The most important Undercarriage Inspection is the End-of-Life inspection where the undercarriage components have reached the end of their useful life. This vitally important inspection is typically missed by most inspectors.

So why is this inspection and the data so valuable.

Undercarriage residual life is normally determined through inspection where the measurement of the remaining material indicates the percent worn and facilitates the calculation of the residual hours available in the remaining material based on the hours already logged against the component since new.

Recording the end point in % Worn provides a complete history of the component.

  1. This enables a correct cost per hour to be calculated
  2. Recording how the Undercarriage Component failed is important. This can be useful to determine how often this failure mode occurs so that greater life can be extracted out of the components by early recognition of these early onset failure modes
  3. Recording the % worn will indicate how much of the component life is possibly being thrown away because there is still wear material available.
  4. All the components together with end of life % worn is an indication of how well the undercarriage has been managed over its life. The objective is to try and have all components achieve 100% worn at about the same point.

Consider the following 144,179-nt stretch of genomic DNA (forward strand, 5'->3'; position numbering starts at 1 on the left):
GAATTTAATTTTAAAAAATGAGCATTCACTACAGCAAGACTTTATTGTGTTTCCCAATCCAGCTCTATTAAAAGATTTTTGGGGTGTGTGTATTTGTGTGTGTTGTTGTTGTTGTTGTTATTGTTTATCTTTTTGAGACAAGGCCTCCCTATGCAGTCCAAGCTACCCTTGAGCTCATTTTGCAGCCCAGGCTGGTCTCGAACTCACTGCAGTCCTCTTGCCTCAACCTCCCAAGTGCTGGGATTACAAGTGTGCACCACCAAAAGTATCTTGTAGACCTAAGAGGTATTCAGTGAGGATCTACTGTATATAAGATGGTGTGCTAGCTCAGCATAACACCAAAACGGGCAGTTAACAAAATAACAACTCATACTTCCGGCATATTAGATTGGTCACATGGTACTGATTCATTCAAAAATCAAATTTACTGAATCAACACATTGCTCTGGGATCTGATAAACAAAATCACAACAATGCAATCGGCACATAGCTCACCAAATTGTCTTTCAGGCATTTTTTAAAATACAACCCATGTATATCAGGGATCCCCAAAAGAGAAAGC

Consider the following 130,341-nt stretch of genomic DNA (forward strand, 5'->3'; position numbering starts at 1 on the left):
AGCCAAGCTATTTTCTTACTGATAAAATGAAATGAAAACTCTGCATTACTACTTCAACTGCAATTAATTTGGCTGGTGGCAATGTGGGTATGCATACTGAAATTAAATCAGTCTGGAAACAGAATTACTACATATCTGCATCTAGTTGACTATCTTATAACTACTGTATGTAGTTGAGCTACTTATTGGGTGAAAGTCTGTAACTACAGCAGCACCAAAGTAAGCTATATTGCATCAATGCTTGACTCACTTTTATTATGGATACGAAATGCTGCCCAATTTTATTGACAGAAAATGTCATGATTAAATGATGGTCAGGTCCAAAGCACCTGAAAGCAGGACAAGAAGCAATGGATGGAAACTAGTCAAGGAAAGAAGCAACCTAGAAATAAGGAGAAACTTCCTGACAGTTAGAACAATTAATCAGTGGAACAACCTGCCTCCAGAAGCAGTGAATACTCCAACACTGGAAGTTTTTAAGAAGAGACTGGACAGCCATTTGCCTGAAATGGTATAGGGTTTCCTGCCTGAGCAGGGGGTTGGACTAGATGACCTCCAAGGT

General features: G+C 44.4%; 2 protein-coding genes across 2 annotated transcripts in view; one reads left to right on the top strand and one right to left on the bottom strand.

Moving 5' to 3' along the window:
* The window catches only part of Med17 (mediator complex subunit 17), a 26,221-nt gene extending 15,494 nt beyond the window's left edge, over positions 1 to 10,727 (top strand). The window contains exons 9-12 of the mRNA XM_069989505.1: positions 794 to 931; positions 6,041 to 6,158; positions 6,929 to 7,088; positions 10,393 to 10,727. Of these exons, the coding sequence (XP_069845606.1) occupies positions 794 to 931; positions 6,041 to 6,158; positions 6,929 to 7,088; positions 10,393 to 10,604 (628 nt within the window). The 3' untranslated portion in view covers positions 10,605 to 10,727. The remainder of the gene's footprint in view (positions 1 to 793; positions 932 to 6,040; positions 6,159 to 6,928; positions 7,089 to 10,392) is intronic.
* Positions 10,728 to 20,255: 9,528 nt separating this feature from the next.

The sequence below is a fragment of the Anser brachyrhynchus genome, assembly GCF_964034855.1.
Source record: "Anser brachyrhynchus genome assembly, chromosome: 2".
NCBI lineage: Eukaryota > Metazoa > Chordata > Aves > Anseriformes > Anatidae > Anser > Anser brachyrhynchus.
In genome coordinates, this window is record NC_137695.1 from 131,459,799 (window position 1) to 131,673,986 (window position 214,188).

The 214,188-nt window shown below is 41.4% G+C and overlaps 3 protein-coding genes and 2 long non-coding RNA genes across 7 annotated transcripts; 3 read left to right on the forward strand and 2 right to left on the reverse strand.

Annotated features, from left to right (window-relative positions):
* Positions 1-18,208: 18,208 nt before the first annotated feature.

5. It will also indicate whether the Wear Limits are suitable for the application.
  6. It will also indicate what is truly a worn-out component, and what is the percentage worn for this point. The general practice at present is to use the OEM limits to determine 100 and 120% worn, but maybe the components can be taken beyond this point without too much risk. Every hour extra that the component life is extended, the lower the cost per hour.
  7. It will show whether correct decisions have been made achieve full undercarriage life and if not, what is the best course of action in the future based on knowledge obtained
    1. Whether the shoes were the correct width for the application
    2. Turning the bushes at about the correct point in time
    3. Resealing was effective to extend chain life
    4. If Fitting new shoes or re-lugging is the best option
    5. Whether rollers should be swapped midlife
    6. Whether the undercarriage is performing as advertised for the application

Mistakes will be made, but through these mistakes comes knowledge!

For all those Undercarriage Inspectors and Reliability Teams out there, consider this last inspection as the most important for the information it can provide!